SPIT KIT: An invitation to salivate, talk about identity markers and consider what we might know and think about our ancestry via the medium of spit.
What is your national identity? Your cultural identity? Your ethnicity? Race?… Do these questions make you feel uncomfortable? Yes? No? Prefer not to say? Other? (Please specify)
Last year, I took a DNA test to see what I might discover about my identity through tracing unknown ancestry. If you were to take one, what do you think it would reveal or confirm?
Your saliva contains genetic code, within it clues to centuries of human migration – perhaps a more reliable source than aural family histories or your physical appearance. We are regularly asked to affirm our identity, but what do we really know? Who is it for and why is it so important to be classified?
In this one-to-one performance, enter a lab for a DIY DNA test. You will be asked to donate some saliva. Untested, it will become part of a collection, displayed alongside your self-identification, with the labels you choose for yourself.
Inspired by Women who run with the Wolves by Clarissa Pinkola Estes
‘Women have died a thousand deaths before they are twenty years old. They have gone in this direction or that, and have been cut off. They have hopes and dreams that have been cut off also. Anyone who says otherwise is still asleep. All the grist for the mill of descansos […] A body who has lived a long time collects debris. It cannot be avoided. But if a woman will return to the instinctual nature instead of sinking into bitterness, she will be revived, reborn.
To make descansos means taking a look at your life and marking where the small deaths, las muertes chicitas, and the big deaths, las muertes grandotas, have taken place.
I like to make a time-line of a woman’s life on a big long sheet of paper, and to mark with a cross the places along the graph, starting with her infancy, all the way to the present where parts and pieces of herself and her life have died. We mark where there were roads not taken, paths that were cut off, ambushes, betrayals and deaths. I put a little cross along the time-line at the places that should have been mourned, or still need to be mourned. And then I write in the background “forgotten” for those things that the woman senses but has not yet surfaced. I also write “forgiven” over those things that the woman has for the most part released.
Descansos mark the death sites, the dark times, but they are also love notes to your suffering. They are transformative. There is a lot to be said for pinning things to the earth so they don’t follow us around. There is a lot to be said for laying them to rest.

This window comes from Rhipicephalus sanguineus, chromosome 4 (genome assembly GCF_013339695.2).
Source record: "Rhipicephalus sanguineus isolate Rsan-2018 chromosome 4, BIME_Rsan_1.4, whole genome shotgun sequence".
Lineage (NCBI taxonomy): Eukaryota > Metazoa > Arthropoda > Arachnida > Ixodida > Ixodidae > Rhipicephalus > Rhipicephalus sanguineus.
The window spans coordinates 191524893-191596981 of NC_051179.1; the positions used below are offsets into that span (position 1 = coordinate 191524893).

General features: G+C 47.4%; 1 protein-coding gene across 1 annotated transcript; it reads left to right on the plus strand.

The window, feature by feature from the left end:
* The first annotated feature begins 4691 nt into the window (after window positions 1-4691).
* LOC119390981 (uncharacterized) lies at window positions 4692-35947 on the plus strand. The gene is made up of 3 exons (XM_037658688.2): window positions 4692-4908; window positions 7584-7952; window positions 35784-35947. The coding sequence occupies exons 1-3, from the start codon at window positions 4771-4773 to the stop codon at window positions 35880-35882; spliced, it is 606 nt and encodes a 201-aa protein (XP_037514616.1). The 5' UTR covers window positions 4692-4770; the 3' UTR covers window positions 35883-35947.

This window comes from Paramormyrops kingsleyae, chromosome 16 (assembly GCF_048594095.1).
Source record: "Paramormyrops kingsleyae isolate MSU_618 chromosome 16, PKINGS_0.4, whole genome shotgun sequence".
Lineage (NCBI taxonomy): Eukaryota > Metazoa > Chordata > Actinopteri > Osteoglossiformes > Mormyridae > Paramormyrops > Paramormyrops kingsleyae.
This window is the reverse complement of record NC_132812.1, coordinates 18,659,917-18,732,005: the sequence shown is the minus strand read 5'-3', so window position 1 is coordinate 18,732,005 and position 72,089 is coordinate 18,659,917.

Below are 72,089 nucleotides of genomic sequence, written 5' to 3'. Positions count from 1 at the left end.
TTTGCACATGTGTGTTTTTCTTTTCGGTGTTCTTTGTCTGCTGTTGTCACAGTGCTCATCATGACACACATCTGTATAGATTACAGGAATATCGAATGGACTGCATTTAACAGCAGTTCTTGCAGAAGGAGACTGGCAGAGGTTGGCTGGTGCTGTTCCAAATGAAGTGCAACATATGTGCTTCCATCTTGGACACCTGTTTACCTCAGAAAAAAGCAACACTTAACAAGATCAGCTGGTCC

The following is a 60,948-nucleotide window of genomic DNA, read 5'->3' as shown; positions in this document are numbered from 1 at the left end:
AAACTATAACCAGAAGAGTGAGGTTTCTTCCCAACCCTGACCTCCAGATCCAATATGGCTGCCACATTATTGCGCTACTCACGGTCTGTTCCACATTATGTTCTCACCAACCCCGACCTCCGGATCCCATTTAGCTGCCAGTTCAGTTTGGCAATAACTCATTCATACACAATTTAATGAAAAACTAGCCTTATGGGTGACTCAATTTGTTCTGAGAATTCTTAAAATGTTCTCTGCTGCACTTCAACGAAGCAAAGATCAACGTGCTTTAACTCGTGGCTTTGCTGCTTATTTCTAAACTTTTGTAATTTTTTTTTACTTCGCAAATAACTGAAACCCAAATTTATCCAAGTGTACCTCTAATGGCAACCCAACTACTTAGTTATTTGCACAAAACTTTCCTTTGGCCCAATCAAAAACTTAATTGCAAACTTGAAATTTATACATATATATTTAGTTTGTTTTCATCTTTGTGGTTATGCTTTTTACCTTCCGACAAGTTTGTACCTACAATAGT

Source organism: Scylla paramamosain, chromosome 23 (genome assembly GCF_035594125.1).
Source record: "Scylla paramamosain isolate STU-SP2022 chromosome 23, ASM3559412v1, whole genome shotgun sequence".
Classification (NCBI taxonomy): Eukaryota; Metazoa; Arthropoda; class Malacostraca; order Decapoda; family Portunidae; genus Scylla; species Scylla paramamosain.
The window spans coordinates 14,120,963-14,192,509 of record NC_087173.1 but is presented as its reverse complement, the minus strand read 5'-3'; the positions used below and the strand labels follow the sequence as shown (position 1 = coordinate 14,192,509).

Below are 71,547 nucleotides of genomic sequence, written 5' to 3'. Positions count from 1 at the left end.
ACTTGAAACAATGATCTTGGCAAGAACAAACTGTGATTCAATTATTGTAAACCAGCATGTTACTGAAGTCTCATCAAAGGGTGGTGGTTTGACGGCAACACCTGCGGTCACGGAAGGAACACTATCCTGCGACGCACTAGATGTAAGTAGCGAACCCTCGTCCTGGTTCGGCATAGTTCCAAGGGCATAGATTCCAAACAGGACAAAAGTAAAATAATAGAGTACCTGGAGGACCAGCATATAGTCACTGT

I encourage you to make descansos, to sit down with a time-line of your life and say “where are the crosses? where are the places that must be remembered, must be blessed? ‘(Estes, 2008: 365-366)
Matilda and Me is a dubtheatre, biomyth (biographical mythology) performed solo by Ria Hartley and devised through extensive training in the s.o.r.p.l.u.s.i methodology at the YEMOYA international artist residency (Jamaica) by internationally acclaimed dub poet, monodramatist and educator d’bi young anitafrika, performed by Ria Hartley.
A woman makes a decision that will change her family’s history and the course of their future. Five decades later this performance considers the eminence and consequence of that choice voiced through the third generation granddaughter who is speaking from both perspectives of herself and Matilda. Reflecting on the history of the two islands, Great Britain and Jamaica, the storyteller is faced with contradictions in her in-betweeness as she contemplates the slave trade and the expansion of the British Empire.
This colourful and challenging performance weaves together storytelling, spoken word, dubpoetry, live art, autobiography, and reggae music charged with political content surrounding migration, colonialism, racism, and the crucial shifts needed in the perception of our British cultural identity.
The initial creation and development of Matilda and Me was supported by the Arts Council England and National Lottery Heritage Fund, YEMOYA international artists’ residency, and Solo Contemporary Performance Forum.